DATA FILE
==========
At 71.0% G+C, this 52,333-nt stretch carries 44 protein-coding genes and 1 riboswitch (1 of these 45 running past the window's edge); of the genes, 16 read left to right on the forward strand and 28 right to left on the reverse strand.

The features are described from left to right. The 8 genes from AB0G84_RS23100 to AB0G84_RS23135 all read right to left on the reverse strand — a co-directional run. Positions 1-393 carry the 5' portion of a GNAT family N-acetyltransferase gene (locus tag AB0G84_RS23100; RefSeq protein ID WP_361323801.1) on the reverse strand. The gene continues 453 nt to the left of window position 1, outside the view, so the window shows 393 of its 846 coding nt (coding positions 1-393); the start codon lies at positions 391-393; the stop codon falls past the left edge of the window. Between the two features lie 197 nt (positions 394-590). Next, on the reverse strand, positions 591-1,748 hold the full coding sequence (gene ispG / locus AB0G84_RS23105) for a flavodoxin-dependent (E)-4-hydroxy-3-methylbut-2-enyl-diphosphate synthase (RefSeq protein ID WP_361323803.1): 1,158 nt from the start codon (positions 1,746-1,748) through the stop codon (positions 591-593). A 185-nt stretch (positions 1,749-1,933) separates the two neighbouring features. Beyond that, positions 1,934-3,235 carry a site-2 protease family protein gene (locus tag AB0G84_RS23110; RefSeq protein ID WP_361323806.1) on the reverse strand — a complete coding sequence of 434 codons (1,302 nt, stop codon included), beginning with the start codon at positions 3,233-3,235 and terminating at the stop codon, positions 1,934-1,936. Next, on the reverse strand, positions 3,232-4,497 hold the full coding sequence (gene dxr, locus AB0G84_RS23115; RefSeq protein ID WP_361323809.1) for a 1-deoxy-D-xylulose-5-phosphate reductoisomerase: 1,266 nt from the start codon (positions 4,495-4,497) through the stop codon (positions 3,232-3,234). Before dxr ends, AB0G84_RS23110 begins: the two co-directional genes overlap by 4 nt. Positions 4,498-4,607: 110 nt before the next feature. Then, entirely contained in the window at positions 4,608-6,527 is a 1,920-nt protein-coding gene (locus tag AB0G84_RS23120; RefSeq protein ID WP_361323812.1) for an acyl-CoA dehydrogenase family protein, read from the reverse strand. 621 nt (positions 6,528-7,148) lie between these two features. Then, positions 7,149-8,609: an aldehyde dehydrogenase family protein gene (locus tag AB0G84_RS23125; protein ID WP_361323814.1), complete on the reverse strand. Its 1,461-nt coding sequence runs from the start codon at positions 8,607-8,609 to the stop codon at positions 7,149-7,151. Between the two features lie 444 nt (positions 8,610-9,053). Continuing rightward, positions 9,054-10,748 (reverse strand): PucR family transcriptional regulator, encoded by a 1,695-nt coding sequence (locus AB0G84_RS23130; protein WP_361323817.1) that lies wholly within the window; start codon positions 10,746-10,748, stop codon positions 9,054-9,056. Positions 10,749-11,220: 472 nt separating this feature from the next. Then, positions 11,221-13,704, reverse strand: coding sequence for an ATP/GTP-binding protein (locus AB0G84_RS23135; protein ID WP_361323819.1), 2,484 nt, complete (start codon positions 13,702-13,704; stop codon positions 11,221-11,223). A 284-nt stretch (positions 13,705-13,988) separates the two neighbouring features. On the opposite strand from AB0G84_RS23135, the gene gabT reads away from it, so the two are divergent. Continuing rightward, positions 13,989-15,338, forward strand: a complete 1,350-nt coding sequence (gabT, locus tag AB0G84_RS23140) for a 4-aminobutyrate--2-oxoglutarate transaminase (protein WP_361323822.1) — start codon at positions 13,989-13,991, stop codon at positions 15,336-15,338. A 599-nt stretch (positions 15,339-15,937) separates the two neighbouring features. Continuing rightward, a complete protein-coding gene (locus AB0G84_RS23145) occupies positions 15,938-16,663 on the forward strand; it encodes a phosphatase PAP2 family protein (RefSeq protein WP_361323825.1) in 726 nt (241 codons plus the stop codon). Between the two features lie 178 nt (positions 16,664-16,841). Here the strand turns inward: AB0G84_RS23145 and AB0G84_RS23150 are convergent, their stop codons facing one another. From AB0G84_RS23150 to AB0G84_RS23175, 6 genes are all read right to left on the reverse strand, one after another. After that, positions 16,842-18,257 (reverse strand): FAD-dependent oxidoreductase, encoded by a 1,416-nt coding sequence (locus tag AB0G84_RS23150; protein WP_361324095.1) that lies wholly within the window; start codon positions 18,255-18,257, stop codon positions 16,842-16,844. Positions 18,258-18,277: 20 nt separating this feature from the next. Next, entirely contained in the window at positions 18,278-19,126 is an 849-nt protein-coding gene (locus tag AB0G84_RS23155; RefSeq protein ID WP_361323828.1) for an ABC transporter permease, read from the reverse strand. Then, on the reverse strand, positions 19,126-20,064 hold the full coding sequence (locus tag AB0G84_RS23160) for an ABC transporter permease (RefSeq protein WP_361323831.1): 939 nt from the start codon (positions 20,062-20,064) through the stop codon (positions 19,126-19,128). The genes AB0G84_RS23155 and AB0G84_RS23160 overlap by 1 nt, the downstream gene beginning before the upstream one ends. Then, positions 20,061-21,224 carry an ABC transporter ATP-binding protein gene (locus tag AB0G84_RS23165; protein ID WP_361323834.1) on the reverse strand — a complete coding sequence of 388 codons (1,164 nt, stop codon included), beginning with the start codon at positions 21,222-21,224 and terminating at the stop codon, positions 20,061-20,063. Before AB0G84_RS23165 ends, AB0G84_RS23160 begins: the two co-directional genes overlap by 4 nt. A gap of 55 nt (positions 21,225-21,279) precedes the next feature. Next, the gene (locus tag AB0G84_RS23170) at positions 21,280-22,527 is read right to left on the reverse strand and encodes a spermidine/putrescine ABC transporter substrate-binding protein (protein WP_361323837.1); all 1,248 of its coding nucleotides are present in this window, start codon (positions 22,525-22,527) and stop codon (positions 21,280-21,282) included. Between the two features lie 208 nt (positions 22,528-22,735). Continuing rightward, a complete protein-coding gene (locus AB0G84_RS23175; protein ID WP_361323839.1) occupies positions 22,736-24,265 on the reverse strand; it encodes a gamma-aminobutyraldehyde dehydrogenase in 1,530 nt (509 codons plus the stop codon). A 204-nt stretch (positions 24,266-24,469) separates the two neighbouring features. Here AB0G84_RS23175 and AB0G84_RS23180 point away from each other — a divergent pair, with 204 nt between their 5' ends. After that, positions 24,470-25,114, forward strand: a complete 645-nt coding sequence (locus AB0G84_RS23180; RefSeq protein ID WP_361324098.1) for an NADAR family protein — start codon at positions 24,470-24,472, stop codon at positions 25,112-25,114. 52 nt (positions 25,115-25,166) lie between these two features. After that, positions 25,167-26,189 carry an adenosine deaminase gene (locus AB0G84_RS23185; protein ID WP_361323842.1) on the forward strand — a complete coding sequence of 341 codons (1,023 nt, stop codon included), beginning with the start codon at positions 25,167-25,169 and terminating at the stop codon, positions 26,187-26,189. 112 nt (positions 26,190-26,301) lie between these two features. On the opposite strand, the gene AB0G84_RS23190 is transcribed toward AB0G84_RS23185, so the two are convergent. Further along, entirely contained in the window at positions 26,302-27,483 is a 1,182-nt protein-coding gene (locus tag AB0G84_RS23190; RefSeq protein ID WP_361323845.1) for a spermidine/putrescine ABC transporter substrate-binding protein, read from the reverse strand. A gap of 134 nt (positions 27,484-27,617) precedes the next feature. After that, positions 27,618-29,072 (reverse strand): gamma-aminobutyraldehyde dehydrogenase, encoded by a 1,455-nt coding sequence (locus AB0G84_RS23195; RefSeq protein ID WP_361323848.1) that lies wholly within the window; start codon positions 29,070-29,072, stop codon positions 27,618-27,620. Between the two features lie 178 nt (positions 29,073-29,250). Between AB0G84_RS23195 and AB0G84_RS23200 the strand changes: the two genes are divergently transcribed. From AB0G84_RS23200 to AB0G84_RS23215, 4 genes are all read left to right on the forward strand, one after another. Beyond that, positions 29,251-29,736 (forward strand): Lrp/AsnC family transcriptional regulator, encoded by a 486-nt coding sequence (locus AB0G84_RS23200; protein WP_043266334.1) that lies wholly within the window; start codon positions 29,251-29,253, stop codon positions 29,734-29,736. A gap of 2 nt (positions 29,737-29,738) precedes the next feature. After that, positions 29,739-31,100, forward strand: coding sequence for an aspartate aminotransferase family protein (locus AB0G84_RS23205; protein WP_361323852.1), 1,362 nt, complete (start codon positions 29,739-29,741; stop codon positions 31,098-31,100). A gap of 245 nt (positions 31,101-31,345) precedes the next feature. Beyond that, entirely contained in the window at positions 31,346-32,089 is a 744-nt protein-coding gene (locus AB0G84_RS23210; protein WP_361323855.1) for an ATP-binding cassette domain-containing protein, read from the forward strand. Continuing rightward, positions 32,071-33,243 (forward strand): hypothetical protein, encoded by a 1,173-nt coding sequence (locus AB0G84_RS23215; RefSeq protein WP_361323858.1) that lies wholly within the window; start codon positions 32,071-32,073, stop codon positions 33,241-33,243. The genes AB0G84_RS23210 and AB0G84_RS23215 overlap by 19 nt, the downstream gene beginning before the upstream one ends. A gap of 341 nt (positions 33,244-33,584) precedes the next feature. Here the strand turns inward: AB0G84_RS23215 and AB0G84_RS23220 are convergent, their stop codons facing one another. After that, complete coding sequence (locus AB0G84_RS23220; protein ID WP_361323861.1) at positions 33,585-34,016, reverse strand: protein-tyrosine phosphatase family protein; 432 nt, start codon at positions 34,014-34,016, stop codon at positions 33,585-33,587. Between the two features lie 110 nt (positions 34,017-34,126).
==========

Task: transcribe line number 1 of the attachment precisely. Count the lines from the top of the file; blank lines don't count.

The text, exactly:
At 71.0% G+C, this 52,333-nt stretch carries 44 protein-coding genes and 1 riboswitch (1 of these 45 running past the window's edge); of the genes, 16 read left to right on the forward strand and 28 right to left on the reverse strand.